Thursday, February 26, 2009

The Beginning

It all starts at the beginning, doesn't it? How I've longed for the taste of a warmed-by-the-sun heirloom tomato eaten straight from the vine on a lazy, hot summer afternoon, where the only sound to be heard is the buzz of a honey bee as it roams from flower to flower ever since I can remember remembering.  As a young girl growing up in Portland, Oregon, I would toddle out to the garden in late Spring to watch my mother plant tomatoes.  She'd bury each one so far into the dirt that I thought it would disappear.  "It'll make the stock strong," she'd tell me.  I'd delight when the plant started to grow and claim its patch of garden.  As the little green fruits warmed to a brilliant red she'd pluck them in the heat of the afternoon, eating one as if it were an apple while she made her way to the kitchen with an apron full.  I'd climb up on a chair to stand beside her at the counter and watch her cut into the ripe bounty, the juice of the simple fruit floating onto the counter.  Thick, red round slices were carefully laid onto a piece of soft white bread, slathered with fresh mayonnaise.  Following the  slightest pinch of salt she'd place another slice of  bread on top.   Then she'd take a bite.  While she chewed she offered me a bit of the same heaven.  No worlds were ever exchanged.  It was as if time stood still. We'd eat that tomato sandwich in silence, smiling at each other with every bite.  I'll never forget it.  That simple time and the simple pleasure of sharing a taste only found the fruit from  the garden.  It defined my summers.

I've not always been so lucky in recreating the simplicity of that memory until one year when I planted a yellow grape cherry tomato in the garden strip running next to my driveway in the San Fernando Valley.  In the hectic swirl I called my life back then, I forgot to water it. But it didn't seem to matter. The little plant grew like a monster out of control until it reached smack dab into the middle of the driveway.  It mocked my neglect with its prolific bounty. At the end of the season I cut it back and forgot about it. But that tomato plant didn't forget about me!  By the next Spring it was back, slowly at first, reaching toward the sun and then it took off.  It seemed to grow two feet a day!  Within no time it returned to the middle of the driveway and I was relegated to parking curbside.  But I didn't care, I had killer tomatoes without a green thumb!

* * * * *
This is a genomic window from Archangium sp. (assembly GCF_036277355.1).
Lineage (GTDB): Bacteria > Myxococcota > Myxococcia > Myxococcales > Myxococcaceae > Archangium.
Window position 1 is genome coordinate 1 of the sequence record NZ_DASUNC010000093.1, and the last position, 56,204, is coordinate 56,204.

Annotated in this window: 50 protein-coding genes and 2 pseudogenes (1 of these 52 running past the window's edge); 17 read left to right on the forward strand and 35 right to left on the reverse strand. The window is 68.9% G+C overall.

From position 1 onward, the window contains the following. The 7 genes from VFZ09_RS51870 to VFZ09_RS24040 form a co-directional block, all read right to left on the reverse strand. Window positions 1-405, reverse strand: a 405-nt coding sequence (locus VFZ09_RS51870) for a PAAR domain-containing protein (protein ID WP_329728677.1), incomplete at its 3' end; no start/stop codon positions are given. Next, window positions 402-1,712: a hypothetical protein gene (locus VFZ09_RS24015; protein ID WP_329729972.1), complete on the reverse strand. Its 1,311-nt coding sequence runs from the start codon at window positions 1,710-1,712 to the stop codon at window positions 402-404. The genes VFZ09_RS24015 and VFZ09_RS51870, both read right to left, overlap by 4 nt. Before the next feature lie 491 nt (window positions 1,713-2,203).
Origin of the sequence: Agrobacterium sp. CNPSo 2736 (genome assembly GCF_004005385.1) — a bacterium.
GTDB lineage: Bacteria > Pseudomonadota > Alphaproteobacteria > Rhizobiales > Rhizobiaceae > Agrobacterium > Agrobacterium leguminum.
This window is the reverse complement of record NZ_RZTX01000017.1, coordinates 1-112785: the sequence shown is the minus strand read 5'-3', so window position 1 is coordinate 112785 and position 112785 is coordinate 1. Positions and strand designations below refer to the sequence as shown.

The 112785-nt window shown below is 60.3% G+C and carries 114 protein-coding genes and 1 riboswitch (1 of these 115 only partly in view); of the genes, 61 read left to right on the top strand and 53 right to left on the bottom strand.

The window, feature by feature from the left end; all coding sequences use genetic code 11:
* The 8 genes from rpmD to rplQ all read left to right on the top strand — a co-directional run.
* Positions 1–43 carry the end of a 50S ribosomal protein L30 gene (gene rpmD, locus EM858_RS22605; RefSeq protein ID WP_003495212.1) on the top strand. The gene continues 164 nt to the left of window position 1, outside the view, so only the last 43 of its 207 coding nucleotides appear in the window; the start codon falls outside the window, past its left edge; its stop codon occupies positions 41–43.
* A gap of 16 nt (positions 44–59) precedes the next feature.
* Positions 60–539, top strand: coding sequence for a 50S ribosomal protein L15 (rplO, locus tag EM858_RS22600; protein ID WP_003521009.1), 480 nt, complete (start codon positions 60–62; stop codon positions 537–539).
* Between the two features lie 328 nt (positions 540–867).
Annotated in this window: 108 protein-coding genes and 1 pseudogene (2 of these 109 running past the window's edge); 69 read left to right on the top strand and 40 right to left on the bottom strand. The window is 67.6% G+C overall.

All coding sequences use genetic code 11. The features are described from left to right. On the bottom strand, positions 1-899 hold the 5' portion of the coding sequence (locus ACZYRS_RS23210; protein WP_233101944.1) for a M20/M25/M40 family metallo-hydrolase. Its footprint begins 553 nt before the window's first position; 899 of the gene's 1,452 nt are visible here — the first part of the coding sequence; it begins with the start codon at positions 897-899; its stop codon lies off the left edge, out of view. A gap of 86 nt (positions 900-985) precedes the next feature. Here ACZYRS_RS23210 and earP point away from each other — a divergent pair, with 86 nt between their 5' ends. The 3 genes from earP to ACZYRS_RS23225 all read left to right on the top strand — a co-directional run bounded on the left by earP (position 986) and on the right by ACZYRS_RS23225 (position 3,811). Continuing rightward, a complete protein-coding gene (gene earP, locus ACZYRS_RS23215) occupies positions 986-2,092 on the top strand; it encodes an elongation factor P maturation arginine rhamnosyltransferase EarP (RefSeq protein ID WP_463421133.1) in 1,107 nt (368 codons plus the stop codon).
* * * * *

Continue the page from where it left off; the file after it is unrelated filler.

And so the years progressed and the little tomato plant 'that could' kept dying back in the Winter and reaching for the sun when the days started to grow longer.  And then it all came full circle.  My two-year-old son ventured out to that driveway garden one hot summer day and discovered the tomatoes.  They were warm and ripe, waiting to be plucked from the vine and popped into the mouth.  He asked me what they were.   While I tried to explain their magic I showed him how to pick and eat them - right from the vine.  He thought that was the funniest thing he'd ever seen.  Soon we were plucking and eating the warm, sweet fruit, laughing in-between bites.  And there I was, now the mom, sharing with my son what my mother had shared with me. I believe the plant kept coming back just for that moment.  When summer ended I cut the plant back, but when Spring came it did not return.  And so it begins.  My new garden.  A much more intentioned effort from that sliver of dirt along my old driveway.  I'm a bit naive about the work ahead of me, but nonetheless enchanted by the possibilities, not to mention the chance to grow, experiment, share, delight and create memories. Come along for some fun, if you dare.  And if you're close by maybe you'll stop by for a tomato sandwich on a hot summer day. 

1 comment:

  1. Beautiful. I can taste the tomatoes of my youth. More please.